Night at the Bars = Lost Gains?

alcohol-weight-loss

All right, I know what you’re thinking, this is just another article telling me all the reasons why drinking alcohol is bad for me. While there may be a grain of truth to that statement, this post digs deeper into your nights out at the bars and just exactly how it may be setting you back from your fitness goals.

Decreased Athletic Performance

Alcohol is known as a depressant, which in terms slows your brains ability to function. Even though you commonly feel a “high” after several drinks, the reality is all of your reaction time, balance and accuracy are dramatically decreased. As I’m sure we all know, exercise and sports require a great deal of coordination and cognitive precision. Alcohol consumption impairs ones reaction time, throws off your balance and slows your hand eye coordination. With a decline in cognitive function, alcohol consumption can also lead to increased sports related injuries.  Try and imagine Jerry Rice scoring a touchdown at the super bowl with delayed reaction time and accuracy, not likely right? (Check out what the NCAA officials have to say on alcohol effects to athletic performance NCAA More Then Just A Drink)

Dehydration

Additionally, alcohol acts as a diuretic that speeds the loss of fluids and electrolytes through the body that are required for proper hydration. This explains your endless bathroom runs in the middle of your dance sessions at the bars. Through alcohol’s increase in production of lactic acids, alcohol can worsen fatigue while exercising. This level of dehydration can leave you feeling dizzy, weak and sluggish which in turn decreases your athletic abilities. Other effects associated with dehydration include dilation of blood vessels that increase sweating and therefore loss of body fluids. Dehydration also leads to painful muscle cramping that can play a number on your performance in the gym or on the field.

Weight Gain

Many people underestimate the amount of calories that are associated with a night of drinking. Alcohol is filled with “empty calories” that contribute significantly to the tipping number of the scale. The calories associated in alcohol are considered empty, as they don’t provide you with any of the essential nutrients your body needs to build lean healthy muscle. One 12-ounce can of beer is filled with 150 empty calories as 5 ounces of wine is filled with 100. To say that an average college student drinks exactly one serving of alcohol would be quite the understatement.

 

The calories in your drinks add up fast and by the end of the night have the potential to equal your daily value of calories. But the calories don’t just stop at the drinks, the calorie count increases after your drinks when it’s time for a snack, otherwise known as the “drunk munchies”. Making your way home from the bars turns into a McDonalds run and ordering Rosa’s pizza, which we both know is also filled with empty calories.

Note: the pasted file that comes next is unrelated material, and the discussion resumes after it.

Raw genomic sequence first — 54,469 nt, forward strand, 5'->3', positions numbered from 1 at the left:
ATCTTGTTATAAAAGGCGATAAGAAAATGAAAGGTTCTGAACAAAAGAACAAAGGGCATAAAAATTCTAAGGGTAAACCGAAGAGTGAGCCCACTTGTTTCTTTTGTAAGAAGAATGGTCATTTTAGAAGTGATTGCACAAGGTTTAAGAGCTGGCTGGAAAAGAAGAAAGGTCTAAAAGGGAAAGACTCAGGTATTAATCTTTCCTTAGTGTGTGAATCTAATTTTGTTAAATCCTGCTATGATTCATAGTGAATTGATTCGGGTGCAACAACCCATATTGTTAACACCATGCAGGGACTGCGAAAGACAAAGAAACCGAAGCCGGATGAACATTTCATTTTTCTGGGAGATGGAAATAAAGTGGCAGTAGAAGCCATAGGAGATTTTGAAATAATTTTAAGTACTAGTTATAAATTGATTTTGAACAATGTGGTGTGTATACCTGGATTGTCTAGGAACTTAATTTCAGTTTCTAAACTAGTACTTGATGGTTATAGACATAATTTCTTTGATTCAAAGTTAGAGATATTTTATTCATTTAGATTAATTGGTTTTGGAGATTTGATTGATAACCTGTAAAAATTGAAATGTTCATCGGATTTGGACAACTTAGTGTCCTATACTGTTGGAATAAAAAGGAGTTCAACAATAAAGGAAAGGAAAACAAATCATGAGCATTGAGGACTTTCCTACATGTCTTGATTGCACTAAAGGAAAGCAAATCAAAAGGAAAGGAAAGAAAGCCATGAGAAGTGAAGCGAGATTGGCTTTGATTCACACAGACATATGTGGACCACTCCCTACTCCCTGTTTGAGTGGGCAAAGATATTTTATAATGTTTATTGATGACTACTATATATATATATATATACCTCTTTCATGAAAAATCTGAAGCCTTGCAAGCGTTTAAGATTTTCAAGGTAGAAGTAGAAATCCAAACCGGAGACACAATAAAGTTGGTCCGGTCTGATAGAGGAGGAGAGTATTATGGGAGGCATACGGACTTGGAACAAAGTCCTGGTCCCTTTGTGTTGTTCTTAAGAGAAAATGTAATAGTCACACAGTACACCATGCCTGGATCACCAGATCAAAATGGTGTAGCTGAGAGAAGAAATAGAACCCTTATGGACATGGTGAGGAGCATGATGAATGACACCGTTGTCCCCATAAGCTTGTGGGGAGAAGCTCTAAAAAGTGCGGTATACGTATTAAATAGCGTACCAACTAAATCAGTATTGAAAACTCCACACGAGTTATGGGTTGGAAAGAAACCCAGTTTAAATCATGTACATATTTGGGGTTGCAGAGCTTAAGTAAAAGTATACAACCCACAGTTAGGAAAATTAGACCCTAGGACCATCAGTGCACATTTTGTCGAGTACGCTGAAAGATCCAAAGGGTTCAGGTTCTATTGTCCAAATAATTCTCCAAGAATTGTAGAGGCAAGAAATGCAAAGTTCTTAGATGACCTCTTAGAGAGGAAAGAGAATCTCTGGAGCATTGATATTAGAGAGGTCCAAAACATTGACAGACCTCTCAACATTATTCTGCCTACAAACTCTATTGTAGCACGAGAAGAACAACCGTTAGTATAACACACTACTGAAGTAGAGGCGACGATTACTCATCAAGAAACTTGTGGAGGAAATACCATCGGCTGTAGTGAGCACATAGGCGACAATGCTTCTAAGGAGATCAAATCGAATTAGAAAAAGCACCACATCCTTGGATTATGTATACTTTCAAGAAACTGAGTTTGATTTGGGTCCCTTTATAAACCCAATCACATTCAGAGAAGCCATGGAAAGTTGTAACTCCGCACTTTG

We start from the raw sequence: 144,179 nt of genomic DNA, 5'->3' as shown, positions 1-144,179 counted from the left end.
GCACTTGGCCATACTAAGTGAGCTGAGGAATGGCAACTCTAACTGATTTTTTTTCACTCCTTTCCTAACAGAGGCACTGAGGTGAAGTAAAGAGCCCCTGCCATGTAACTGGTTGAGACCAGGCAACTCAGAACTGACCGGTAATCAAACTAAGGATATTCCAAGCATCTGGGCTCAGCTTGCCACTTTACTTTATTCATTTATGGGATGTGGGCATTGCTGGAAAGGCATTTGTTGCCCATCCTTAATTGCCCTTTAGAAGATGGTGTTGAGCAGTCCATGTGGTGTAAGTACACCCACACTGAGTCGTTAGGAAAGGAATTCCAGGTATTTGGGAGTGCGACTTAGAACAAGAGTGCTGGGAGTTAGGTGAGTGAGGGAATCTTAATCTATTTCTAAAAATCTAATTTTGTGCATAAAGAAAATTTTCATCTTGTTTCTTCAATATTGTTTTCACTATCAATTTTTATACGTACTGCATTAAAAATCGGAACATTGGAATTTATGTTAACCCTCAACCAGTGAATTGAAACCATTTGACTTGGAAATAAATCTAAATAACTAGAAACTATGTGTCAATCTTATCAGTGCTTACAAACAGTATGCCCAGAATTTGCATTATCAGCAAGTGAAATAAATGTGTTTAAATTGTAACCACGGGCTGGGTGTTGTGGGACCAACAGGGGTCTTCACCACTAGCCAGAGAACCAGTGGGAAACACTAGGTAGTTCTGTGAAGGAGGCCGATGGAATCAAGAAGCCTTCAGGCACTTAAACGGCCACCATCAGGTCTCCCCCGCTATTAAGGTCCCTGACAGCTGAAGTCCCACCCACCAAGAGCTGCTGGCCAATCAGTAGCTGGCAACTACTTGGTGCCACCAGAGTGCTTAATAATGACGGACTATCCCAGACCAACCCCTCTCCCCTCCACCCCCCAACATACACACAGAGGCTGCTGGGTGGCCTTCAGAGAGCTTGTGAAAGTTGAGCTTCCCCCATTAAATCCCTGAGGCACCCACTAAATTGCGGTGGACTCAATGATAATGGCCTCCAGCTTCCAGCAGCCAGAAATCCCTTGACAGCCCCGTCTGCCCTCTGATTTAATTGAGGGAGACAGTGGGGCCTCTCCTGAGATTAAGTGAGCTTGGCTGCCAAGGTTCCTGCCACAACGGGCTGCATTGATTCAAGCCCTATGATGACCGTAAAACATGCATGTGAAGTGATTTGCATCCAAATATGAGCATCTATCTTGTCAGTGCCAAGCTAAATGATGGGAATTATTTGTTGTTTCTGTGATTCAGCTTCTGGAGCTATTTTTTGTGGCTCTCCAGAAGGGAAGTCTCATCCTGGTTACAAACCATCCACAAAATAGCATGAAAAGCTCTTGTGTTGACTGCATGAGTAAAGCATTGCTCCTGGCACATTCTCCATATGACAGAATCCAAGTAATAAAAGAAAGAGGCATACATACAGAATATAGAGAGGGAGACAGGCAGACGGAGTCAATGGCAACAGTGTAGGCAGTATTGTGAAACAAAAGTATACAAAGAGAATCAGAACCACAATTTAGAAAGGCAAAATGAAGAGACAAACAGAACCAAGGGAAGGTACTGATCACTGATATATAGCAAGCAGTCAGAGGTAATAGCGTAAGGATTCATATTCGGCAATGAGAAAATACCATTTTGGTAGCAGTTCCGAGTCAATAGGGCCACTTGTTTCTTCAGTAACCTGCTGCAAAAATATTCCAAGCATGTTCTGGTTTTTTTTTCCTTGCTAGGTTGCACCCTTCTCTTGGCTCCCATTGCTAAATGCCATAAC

Reduced Muscle Growth

That’s right, you read it correctly, consuming alcohol has a direct correlation with decreased muscle growth. Protein synthesis (the rebuilding of muscle tissue that is torn from training) is essential for muscle development and maintenance. Alcohol impairs the process of protein synthesis and therefore interferes with your body’s ability and speed to grow and maintain muscle. In addition, heavy drinking causes a drop in testosterone levels, a hormone primarily in males associated with muscle growth and definition. Alcohol consumption also increases the level of cortisol in the body (a hormone that destroys muscle). Just think of all the positive effects lifting weights can have on your body without the impact of alcohol and hormone manipulations, pretty amazing right?

Safe in Moderation

Now that I have shared with you the negative effects of excessive alcohol consumption, you’re probably scared to ever enjoy an ice-cold beer with your dinner. The good news is, not all alcohol consumption has to detrimental to your health. In fact, when consumed in moderation, alcohol has the power for some positive effects to the body such as:

  • Increased HDL (“good” cholesterol) within two weeks
  • Reduced stress levels
  • Reduced insulin resistance
  • If you want to know more about healthy drinking habits, be sure to check out Mayo Clinic: Alcohol Use guidelines to keep your health moving towards the right direction.

In the end, were all busy college students who are just trying to balance school, work and some kind of social life. Having a drink once and while with friends isn’t going to kill you or ruin ALL of your hard work in the gym. They key is moderation and focus to your fitness goals. If your goals are to increase your muscle mass, decrease fat or improve your general health and fitness, think twice before your weekly trips to the bars. Don’t let a night filled with drinks ruin all of the hard work and dedication you put into your body during the week.

~Fall in love with taking care of yourself. Mind. Body. Spirit.~

Hannah Anderson

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